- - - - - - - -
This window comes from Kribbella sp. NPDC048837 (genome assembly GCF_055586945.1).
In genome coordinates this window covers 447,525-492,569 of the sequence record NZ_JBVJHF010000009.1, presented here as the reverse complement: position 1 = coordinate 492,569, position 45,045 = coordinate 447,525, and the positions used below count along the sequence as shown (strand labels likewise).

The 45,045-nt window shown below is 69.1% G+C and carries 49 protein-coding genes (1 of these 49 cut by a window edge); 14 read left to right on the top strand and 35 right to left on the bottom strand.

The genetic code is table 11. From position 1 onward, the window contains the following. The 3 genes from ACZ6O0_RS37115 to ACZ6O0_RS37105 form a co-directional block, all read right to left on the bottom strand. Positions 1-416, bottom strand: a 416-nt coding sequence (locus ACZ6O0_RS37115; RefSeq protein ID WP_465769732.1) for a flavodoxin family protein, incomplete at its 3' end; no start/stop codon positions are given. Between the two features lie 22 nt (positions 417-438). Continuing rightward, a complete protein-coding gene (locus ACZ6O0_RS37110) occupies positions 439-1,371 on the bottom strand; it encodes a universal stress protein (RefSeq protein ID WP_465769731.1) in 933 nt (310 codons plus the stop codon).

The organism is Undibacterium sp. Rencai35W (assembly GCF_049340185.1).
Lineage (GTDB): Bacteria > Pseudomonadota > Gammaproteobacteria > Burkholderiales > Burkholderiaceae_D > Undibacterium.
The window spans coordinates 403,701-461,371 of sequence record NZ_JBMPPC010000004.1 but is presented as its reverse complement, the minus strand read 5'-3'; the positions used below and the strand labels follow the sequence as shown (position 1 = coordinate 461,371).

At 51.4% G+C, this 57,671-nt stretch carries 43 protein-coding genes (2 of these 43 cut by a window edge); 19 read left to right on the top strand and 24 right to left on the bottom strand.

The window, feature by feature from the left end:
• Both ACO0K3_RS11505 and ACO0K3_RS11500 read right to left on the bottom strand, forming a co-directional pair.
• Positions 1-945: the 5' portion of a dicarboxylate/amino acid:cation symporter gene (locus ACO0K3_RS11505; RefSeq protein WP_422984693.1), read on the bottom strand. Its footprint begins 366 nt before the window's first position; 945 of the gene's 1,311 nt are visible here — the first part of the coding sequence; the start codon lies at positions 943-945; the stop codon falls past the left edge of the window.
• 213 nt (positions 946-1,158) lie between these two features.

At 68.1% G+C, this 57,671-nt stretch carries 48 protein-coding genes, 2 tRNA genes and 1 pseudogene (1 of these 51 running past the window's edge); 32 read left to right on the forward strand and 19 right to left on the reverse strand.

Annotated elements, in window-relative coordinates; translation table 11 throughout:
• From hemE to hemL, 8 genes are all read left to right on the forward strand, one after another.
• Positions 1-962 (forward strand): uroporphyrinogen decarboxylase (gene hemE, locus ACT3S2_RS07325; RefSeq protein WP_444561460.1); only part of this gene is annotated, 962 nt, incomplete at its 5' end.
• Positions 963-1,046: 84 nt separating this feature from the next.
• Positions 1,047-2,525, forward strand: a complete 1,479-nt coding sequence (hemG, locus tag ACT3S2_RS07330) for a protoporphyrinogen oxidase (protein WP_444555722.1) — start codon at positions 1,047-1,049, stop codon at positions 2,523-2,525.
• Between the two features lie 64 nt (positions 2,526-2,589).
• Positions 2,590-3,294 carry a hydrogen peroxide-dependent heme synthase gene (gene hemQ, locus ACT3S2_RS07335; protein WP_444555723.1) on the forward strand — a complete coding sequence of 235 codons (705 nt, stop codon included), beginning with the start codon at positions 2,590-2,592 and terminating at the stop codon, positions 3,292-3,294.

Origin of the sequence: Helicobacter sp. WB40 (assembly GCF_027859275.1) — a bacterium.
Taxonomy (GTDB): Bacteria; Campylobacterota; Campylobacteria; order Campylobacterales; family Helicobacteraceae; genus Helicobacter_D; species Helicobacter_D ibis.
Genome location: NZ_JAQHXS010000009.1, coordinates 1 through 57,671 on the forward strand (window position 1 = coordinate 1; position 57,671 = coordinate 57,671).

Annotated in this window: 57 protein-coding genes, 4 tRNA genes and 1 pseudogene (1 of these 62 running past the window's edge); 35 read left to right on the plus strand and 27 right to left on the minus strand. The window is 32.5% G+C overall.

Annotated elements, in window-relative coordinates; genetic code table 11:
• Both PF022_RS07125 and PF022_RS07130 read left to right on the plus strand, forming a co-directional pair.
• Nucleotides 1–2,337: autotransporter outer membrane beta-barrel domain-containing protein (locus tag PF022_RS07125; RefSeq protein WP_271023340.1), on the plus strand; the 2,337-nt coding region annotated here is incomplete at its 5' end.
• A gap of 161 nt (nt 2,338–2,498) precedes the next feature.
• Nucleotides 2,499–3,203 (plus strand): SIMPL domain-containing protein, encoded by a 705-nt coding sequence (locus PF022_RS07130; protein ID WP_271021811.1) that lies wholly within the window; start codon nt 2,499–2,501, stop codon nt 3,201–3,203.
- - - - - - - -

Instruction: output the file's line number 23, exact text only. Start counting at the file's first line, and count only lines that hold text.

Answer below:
Genome location: NZ_JAQHXS010000009.1, coordinates 1 through 57,671 on the forward strand (window position 1 = coordinate 1; position 57,671 = coordinate 57,671).